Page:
The potential for estate tax repeal is a good reason to break out your estate planning documents for review. Many estate plans revolve around the funding of an exemption trust to hold the estate tax exemption amount and a marital trust to hold assets in excess of the exemption. Your plan may include a gift to a multi-generation trust for a spouse, children, grandchildren, and even great-grandchildren, that is funded based upon the amount of the generation-skipping tax exemption.
If the estate tax is repealed, or if the generation-skipping tax is repealed, or if both are repealed, these changes may raise questions in your current estate plan.
Now is the time to look at your documents and determine how those questions should be answered, in the event the estate tax or the generation-skipping tax, or both, are repealed.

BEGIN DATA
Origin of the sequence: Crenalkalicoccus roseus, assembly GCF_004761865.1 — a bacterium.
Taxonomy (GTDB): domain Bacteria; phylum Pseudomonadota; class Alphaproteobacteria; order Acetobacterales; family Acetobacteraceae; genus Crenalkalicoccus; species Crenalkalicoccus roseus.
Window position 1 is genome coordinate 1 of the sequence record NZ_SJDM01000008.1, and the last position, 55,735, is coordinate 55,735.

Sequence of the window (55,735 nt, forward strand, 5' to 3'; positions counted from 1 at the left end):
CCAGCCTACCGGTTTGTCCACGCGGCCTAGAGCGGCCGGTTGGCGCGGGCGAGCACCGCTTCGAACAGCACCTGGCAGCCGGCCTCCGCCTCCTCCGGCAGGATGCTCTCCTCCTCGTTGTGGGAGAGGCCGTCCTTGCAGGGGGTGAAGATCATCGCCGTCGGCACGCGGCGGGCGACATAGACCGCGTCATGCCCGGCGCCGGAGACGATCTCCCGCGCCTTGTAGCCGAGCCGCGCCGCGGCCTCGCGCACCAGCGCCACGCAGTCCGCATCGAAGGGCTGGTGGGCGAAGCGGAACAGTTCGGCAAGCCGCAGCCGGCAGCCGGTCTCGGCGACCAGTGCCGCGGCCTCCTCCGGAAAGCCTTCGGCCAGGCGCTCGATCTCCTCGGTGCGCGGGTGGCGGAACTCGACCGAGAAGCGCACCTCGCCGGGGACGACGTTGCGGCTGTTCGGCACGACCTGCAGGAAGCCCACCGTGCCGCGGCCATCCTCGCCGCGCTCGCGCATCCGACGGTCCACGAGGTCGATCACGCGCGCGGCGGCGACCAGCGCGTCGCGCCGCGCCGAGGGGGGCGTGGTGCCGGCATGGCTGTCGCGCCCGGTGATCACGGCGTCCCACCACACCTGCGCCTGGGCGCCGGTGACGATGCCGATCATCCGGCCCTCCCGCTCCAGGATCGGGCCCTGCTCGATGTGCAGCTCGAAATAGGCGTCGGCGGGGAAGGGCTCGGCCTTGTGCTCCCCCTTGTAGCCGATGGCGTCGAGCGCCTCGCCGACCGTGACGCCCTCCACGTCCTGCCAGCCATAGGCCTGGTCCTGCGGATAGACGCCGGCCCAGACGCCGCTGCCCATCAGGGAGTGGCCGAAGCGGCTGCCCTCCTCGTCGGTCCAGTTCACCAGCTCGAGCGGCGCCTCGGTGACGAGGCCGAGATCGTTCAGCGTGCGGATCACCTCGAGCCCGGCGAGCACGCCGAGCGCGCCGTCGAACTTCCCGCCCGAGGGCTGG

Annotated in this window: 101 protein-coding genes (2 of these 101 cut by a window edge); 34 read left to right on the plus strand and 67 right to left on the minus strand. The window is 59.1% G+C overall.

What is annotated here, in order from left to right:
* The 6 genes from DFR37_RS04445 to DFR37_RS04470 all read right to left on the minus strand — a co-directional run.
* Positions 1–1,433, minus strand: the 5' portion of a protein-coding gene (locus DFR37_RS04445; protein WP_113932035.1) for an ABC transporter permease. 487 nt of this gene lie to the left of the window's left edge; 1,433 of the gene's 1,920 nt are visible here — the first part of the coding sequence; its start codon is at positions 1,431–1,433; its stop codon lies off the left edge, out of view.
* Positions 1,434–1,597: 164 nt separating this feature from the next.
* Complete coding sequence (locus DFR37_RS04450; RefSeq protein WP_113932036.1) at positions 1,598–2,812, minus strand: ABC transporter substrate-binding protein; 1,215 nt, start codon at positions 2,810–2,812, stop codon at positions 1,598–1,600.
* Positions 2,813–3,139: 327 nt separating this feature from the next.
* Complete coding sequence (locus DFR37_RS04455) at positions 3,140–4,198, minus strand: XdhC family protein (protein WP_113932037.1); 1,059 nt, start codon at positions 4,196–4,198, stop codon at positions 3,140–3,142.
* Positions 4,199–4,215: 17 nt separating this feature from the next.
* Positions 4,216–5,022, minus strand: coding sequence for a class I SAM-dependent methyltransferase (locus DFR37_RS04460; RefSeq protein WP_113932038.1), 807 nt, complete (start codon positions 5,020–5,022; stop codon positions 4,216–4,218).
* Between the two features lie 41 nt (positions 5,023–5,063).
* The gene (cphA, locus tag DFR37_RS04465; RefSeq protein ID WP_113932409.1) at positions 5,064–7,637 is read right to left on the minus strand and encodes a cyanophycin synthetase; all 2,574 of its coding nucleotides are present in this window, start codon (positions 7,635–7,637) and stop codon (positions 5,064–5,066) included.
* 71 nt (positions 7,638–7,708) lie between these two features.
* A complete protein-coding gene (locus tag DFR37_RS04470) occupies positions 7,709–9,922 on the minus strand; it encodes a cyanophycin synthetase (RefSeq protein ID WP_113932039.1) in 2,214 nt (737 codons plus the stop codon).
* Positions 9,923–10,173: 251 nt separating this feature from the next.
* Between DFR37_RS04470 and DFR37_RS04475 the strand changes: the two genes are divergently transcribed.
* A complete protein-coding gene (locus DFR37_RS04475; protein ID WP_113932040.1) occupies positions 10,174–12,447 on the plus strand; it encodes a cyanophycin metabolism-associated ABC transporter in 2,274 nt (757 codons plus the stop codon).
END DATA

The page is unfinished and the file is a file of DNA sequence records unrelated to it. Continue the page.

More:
With increased exemptions and the possibility of repeal, income tax planning related to estate plans is even more important and a number of tweaks to existing estate plans could result in significant tax savings.
While we don’t know what is going to happen with the estate tax, or the related gift and generation-skipping taxes, now is the time to begin thinking about the potential ramifications. We anticipate that when tax reform comes, if it does, it will come quickly and there won’t be much time to react before new legislation is in place.